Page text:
Security Research & Advisories

Unrestricted Upload of File with Dangerous Type in Dolibarr ERP/CRM

Product Dolibarr
Affected Version(s) 11.0.4 and probably prior
Tested Version(s) 11.0.4
Vendor Notification 16 June 2020
Advisory Publication 16 June 2020 [without technical details]
Vendor Fix 11.0.5
Public Disclosure 25 September 2020
Latest Modification 25 September 2020
CVE Identifier CVE-2020-14209
Product Description Dolibarr ERP/CRM is an open source, free software package for small and medium companies, foundations or freelancers. It includes different features for enterprise resource planning (ERP) and customer relationship management (CRM) but also other features for different activities.
Credits Andrea Gonzalez, Security Researcher & Penetration Tester @wizlynx group

Vulnerability Details

Unrestricted Upload of File with Dangerous Type
Severity: High CVSS Score: 8.8 CWE-ID: 434 Status: Open
Vulnerability Description
The application Dolibarr 11.0.4 and probably prior allows low-privilege users to upload files of dangerous types which can result in arbitrary code execution within the context of the vulnerable application.
CVSS Base Score
Attack Vector Network Scope Changed
Attack Complexity Low Confidentiality Impact High
Privileges Required Low Integrity Impact High
User Interaction None Availability Impact High



Authenticated users can upload files containing code and execute them server-side, since a blacklist is used to detect and rename files with dangerous file extensions, but it does not include common extensions that are interpreted as code when using default configurations in Apache.

Two methods of exploitation have been developed and tested:

  • File extension blacklist bypass
  • htaccess file upload

The methods were tested using users without any permissions:

Details for each method are as follows:

File extension blacklist bypass


  • The directory where files are uploaded needs to be inside the web server’s document root without access restrictions.
  • The web server must be able to execute files that are not blacklisted (this is the default configuration for Apache).

Testing environment:

  • Debian 9.12 running Apache 2.4.25 with default configurations.
  • Dolibarr version 11.0.4.

When uploading a file, a filename extension blacklist is used to determine if the file has executable code, in such case the filename is appended the “.noexe” extension. Before the 9.0.4 version, the blacklist is more permissive compared to more recent versions. The latest version 11.0.4 uses the function isAFileWithExecutableContent to assess if a filename has a dangerous extension.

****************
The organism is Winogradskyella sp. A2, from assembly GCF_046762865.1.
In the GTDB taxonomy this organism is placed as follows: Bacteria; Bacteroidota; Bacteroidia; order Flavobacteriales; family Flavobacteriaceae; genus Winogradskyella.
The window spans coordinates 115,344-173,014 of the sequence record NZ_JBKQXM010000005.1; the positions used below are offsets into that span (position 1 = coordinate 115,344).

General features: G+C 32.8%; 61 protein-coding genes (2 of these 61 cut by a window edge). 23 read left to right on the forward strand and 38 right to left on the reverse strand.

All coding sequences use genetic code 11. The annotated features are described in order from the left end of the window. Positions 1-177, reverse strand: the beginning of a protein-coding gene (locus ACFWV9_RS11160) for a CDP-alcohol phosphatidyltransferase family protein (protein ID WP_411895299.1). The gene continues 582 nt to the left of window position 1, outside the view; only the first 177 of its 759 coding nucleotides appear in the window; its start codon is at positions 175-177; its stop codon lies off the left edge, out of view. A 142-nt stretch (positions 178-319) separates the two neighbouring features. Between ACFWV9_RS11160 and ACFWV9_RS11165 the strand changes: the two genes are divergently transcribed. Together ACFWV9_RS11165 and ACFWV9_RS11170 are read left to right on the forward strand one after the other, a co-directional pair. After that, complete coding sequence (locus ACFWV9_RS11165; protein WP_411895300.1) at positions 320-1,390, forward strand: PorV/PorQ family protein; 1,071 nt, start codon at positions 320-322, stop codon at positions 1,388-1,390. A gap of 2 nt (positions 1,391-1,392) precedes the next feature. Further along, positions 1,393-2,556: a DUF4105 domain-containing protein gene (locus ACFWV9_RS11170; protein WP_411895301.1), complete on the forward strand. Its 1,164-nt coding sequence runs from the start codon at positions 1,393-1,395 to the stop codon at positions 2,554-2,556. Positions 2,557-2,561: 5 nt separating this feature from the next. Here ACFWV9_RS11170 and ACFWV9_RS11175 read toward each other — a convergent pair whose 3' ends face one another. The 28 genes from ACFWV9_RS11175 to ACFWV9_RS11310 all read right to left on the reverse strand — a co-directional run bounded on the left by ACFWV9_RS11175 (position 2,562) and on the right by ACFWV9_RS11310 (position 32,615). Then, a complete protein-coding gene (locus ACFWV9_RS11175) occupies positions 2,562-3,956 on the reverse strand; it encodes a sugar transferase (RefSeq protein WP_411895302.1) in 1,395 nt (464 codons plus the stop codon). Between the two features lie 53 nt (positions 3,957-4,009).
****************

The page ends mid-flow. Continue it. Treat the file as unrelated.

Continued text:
The Image below shows the content of the fie /htdocs/core/lib/functions.lib.php in Dolibarr version 11.0.4

The regular expression shows that extensions such as “.pht”, “.phar” and “.shtml” are allowed, the default configuration for Apache 2.4.25 executes “.pht” files as PHP scripts:

Likewise, Apache 2.4.41 executes “.pahr” files by default:

As shown below, the user is not allowed to upload files on the “Linked files” section of the user’s profile.

However, the following request can bypass the file upload restrictions (this vulnerability has also been reported to Dolibarr as “Vertical Privilege Escalation – WLX-2020-011”). The file “0wkenzqk.pht” is being uploaded, it contains a PHP webshell:

The file was successfully uploaded, and its extension was not modified:

The uploaded files are stored by default in the /documents/users/<user_id>/ directory, the webshell can be executed as shown below:

htaccess file upload


  • The directory where files are uploaded needs to be inside the web server’s document root.
  • The web server must be Apache with htaccess enabled.

Testing environment: 

  • Debian 9.12 running Apache/2.4.25 with htaccess enabled.
  • Dolibarr version 11.0.4.

A PHP file is uploaded as shown in the previous methods, the file is appended the “.noexe” extension:

An htaccess file can be uploaded to grant access to the directory where the user’s files are uploaded, and to make files with the extension ”.noexe” executable as PHP files. The following screenshot shows an htaccess file being uploaded, note that the filename is “htaccess”, the application does not allow files starting with a dot (.) to be uploaded.

The following screenshot shows the Request that uploads a htaccess file.

The htaccess file needs to be renamed to “.htaccess”, which can be done leveraging the file renaming function:

Any file uploaded by the user ending with “.noexe” can now be executed: